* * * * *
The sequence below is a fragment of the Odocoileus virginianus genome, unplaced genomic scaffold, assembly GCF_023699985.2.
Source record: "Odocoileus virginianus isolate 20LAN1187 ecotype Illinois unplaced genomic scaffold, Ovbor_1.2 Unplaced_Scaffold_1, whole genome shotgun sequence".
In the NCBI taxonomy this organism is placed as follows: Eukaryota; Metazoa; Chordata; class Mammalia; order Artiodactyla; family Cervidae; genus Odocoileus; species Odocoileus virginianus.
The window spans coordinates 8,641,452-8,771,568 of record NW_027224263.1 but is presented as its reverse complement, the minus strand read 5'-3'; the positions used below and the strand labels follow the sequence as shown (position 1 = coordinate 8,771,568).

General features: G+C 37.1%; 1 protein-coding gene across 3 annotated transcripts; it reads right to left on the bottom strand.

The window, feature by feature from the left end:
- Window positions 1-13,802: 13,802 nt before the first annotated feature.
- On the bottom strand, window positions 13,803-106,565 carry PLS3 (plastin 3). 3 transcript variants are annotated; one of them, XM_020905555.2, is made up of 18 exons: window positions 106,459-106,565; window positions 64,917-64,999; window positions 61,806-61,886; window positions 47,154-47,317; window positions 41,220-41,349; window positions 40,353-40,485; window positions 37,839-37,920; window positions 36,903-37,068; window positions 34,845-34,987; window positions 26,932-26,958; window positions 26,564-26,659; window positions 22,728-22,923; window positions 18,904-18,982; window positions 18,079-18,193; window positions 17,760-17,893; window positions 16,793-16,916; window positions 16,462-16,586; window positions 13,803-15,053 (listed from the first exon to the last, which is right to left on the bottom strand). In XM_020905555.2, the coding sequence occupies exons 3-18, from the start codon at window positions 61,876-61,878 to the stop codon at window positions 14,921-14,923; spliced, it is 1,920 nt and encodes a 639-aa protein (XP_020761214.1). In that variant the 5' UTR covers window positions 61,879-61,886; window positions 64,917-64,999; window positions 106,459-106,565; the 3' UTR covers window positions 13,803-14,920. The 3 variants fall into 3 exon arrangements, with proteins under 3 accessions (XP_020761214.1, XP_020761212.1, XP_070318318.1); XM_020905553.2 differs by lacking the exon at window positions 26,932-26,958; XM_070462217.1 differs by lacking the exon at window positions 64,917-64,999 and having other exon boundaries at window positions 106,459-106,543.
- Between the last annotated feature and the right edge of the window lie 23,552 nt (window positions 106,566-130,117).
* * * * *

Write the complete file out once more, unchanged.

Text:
The sequence below is a fragment of the Odocoileus virginianus genome, unplaced genomic scaffold, assembly GCF_023699985.2.
Source record: "Odocoileus virginianus isolate 20LAN1187 ecotype Illinois unplaced genomic scaffold, Ovbor_1.2 Unplaced_Scaffold_1, whole genome shotgun sequence".
In the NCBI taxonomy this organism is placed as follows: Eukaryota; Metazoa; Chordata; class Mammalia; order Artiodactyla; family Cervidae; genus Odocoileus; species Odocoileus virginianus.
The window spans coordinates 8,641,452-8,771,568 of record NW_027224263.1 but is presented as its reverse complement, the minus strand read 5'-3'; the positions used below and the strand labels follow the sequence as shown (position 1 = coordinate 8,771,568).

General features: G+C 37.1%; 1 protein-coding gene across 3 annotated transcripts; it reads right to left on the bottom strand.

The window, feature by feature from the left end:
- Window positions 1-13,802: 13,802 nt before the first annotated feature.
- On the bottom strand, window positions 13,803-106,565 carry PLS3 (plastin 3). 3 transcript variants are annotated; one of them, XM_020905555.2, is made up of 18 exons: window positions 106,459-106,565; window positions 64,917-64,999; window positions 61,806-61,886; window positions 47,154-47,317; window positions 41,220-41,349; window positions 40,353-40,485; window positions 37,839-37,920; window positions 36,903-37,068; window positions 34,845-34,987; window positions 26,932-26,958; window positions 26,564-26,659; window positions 22,728-22,923; window positions 18,904-18,982; window positions 18,079-18,193; window positions 17,760-17,893; window positions 16,793-16,916; window positions 16,462-16,586; window positions 13,803-15,053 (listed from the first exon to the last, which is right to left on the bottom strand). In XM_020905555.2, the coding sequence occupies exons 3-18, from the start codon at window positions 61,876-61,878 to the stop codon at window positions 14,921-14,923; spliced, it is 1,920 nt and encodes a 639-aa protein (XP_020761214.1). In that variant the 5' UTR covers window positions 61,879-61,886; window positions 64,917-64,999; window positions 106,459-106,565; the 3' UTR covers window positions 13,803-14,920. The 3 variants fall into 3 exon arrangements, with proteins under 3 accessions (XP_020761214.1, XP_020761212.1, XP_070318318.1); XM_020905553.2 differs by lacking the exon at window positions 26,932-26,958; XM_070462217.1 differs by lacking the exon at window positions 64,917-64,999 and having other exon boundaries at window positions 106,459-106,543.
- Between the last annotated feature and the right edge of the window lie 23,552 nt (window positions 106,566-130,117).